Wake County commissioners again went to bat for Forest Hills Apartments residents Friday, urging area landlords and community groups to help many of the residents find new affordable housing.
The new owner of the 35-year-old Garner complex announced plans in March for a renovation that would require the residents to clear out. After the renovation, Eller Capital Partners told residents, it will no longer accept housing-assistance payments.
About 70 percent of the 136-unit complex is reserved for people who receive federal housing subsidies. During a Friday news conference featuring Wake and Garner officials, county board Chairman Sig Hutchinson stressed that time is running out for 40 residents, some of whom have children.
“We’ve assisted over 110 residents and have found new housing for 69 of those, which means 40 citizens and their families are in dire need of affordable housing,” Hutchinson said. “In many ways, this is no different than a flood or a fire situation, where honest, good folks at no fault of their own find themselves in a bad situation and quite possibly could be on the street and homeless if we don’t assist.”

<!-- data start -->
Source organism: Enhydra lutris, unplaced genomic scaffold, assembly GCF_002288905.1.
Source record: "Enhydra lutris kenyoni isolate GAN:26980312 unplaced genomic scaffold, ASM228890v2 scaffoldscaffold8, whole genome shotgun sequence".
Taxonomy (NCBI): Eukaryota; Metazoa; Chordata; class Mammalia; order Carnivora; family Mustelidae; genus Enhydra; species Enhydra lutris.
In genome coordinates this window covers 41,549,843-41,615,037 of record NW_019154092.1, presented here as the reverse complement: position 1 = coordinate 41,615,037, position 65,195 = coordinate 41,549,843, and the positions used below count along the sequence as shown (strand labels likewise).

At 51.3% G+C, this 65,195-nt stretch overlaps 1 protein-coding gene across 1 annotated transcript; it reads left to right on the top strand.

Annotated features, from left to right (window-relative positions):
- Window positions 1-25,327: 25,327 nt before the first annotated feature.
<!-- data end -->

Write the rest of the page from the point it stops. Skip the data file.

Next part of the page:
It appears the residents have until June 15 to vacate their apartments, but the critical date has been a moving target. The notice delivered to residents in March said they had until April 30 to leave or face eviction. After an outcry by residents a couple of weeks later, commissioners announced they had arranged for the residents to stay until June 15.
On April 26, residents received another notice listing the date as April 30. Since then, commissioners said the developer assured them no one would be forced out before June 15.
“We feel like we’re being threatened,” said Yolanda Smith, who lives in the complex with her 14-year-old daughter. “It’s very stressful on children, especially the older children who know what’s going on. ... It’s hard on all of us.”
The affordable housing search is difficult anywhere, Smith said, but especially where it is in short supply in Wake County.
“It has implications not only for Forest Hills and the dilemma they are going through, but for so many other communities across our great county,” Wake Commissioner James West said.
Smith said there are waiting lists and properties that are not accepting applications. Some commissioners experienced those challenges recently after accepting a challenge by community activist Octavia Rainey to put themselves in the residents’ shoes.
“With all that’s going on with the whole (complex) looking for housing and trying to stay within the area, it’s ridiculous,” Smith said. “It’s like residents are competing against one another.”
Hutchinson on several occasions plugged the number for the Wake County Housing Division, 919-856-5689, asking anyone who can help the residents to call.
“If you’re a member of the faith community, and you would like to assist one of these families in housing or to land on their feet, call this number,” he said. “If you have an apartment that is available for Section 8 vouchers, call the number.”